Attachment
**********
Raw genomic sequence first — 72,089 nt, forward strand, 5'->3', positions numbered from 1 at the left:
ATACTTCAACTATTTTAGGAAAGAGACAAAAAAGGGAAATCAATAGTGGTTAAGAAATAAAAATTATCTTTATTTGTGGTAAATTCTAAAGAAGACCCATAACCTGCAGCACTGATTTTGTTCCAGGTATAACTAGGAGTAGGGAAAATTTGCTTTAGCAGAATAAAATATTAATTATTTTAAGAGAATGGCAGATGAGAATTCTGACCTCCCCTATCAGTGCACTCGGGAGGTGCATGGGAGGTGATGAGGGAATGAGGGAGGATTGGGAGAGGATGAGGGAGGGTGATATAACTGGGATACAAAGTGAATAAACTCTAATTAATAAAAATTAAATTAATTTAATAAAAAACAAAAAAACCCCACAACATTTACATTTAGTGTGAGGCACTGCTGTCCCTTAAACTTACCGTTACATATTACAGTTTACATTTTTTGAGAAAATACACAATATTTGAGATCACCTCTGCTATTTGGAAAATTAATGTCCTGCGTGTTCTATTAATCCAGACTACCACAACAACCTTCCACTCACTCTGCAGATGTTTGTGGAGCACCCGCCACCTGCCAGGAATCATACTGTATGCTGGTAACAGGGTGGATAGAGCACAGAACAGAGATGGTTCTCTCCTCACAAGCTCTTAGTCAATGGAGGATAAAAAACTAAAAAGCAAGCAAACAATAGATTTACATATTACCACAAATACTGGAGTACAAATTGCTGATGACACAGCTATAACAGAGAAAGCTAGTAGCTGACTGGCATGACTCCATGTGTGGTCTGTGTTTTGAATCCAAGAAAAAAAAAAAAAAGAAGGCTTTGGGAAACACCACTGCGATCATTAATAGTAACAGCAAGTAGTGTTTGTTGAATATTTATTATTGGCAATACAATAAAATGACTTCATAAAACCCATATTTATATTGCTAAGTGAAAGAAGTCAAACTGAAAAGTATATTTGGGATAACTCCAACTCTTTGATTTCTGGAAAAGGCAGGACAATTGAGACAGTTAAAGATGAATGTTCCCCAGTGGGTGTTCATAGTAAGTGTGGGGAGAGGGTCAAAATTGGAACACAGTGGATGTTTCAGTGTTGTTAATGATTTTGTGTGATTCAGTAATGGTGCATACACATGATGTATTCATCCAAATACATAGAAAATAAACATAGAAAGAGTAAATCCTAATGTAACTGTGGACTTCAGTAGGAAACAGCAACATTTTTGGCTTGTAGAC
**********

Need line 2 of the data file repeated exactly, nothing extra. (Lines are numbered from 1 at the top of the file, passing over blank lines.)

ATACTTCAACTATTTTAGGAAAGAGACAAAAAAGGGAAATCAATAGTGGTTAAGAAATAAAAATTATCTTTATTTGTGGTAAATTCTAAAGAAGACCCATAACCTGCAGCACTGATTTTGTTCCAGGTATAACTAGGAGTAGGGAAAATTTGCTTTAGCAGAATAAAATATTAATTATTTTAAGAGAATGGCAGATGAGAATTCTGACCTCCCCTATCAGTGCACTCGGGAGGTGCATGGGAGGTGATGAGGGAATGAGGGAGGATTGGGAGAGGATGAGGGAGGGTGATATAACTGGGATACAAAGTGAATAAACTCTAATTAATAAAAATTAAATTAATTTAATAAAAAACAAAAAAACCCCACAACATTTACATTTAGTGTGAGGCACTGCTGTCCCTTAAACTTACCGTTACATATTACAGTTTACATTTTTTGAGAAAATACACAATATTTGAGATCACCTCTGCTATTTGGAAAATTAATGTCCTGCGTGTTCTATTAATCCAGACTACCACAACAACCTTCCACTCACTCTGCAGATGTTTGTGGAGCACCCGCCACCTGCCAGGAATCATACTGTATGCTGGTAACAGGGTGGATAGAGCACAGAACAGAGATGGTTCTCTCCTCACAAGCTCTTAGTCAATGGAGGATAAAAAACTAAAAAGCAAGCAAACAATAGATTTACATATTACCACAAATACTGGAGTACAAATTGCTGATGACACAGCTATAACAGAGAAAGCTAGTAGCTGACTGGCATGACTCCATGTGTGGTCTGTGTTTTGAATCCAAGAAAAAAAAAAAAAAGAAGGCTTTGGGAAACACCACTGCGATCATTAATAGTAACAGCAAGTAGTGTTTGTTGAATATTTATTATTGGCAATACAATAAAATGACTTCATAAAACCCATATTTATATTGCTAAGTGAAAGAAGTCAAACTGAAAAGTATATTTGGGATAACTCCAACTCTTTGATTTCTGGAAAAGGCAGGACAATTGAGACAGTTAAAGATGAATGTTCCCCAGTGGGTGTTCATAGTAAGTGTGGGGAGAGGGTCAAAATTGGAACACAGTGGATGTTTCAGTGTTGTTAATGATTTTGTGTGATTCAGTAATGGTGCATACACATGATGTATTCATCCAAATACATAGAAAATAAACATAGAAAGAGTAAATCCTAATGTAACTGTGGACTTCAGTAGGAAACAGCAACATTTTTGGCTTGTAGAC